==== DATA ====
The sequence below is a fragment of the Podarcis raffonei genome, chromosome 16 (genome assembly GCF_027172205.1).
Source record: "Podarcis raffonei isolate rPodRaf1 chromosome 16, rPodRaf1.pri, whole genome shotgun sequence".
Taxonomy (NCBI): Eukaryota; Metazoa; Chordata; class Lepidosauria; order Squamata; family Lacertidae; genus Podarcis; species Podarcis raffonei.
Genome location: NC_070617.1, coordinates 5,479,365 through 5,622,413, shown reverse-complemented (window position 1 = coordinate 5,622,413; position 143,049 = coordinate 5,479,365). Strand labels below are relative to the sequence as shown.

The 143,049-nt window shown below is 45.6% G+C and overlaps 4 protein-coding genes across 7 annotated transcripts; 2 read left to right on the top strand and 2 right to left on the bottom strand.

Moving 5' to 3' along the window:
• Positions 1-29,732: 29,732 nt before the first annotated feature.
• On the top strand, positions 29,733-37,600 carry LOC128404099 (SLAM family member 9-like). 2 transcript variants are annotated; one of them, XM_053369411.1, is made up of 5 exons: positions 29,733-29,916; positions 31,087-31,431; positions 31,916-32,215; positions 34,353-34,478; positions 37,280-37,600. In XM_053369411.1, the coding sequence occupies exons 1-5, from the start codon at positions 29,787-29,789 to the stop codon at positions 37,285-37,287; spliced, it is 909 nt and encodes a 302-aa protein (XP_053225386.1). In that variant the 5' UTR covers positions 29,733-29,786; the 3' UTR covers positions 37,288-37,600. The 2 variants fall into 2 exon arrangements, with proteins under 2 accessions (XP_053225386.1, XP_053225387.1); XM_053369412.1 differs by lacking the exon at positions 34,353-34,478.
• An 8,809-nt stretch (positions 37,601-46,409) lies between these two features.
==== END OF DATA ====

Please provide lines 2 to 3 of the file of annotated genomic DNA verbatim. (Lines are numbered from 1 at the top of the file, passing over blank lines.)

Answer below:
Source record: "Podarcis raffonei isolate rPodRaf1 chromosome 16, rPodRaf1.pri, whole genome shotgun sequence".
Taxonomy (NCBI): Eukaryota; Metazoa; Chordata; class Lepidosauria; order Squamata; family Lacertidae; genus Podarcis; species Podarcis raffonei.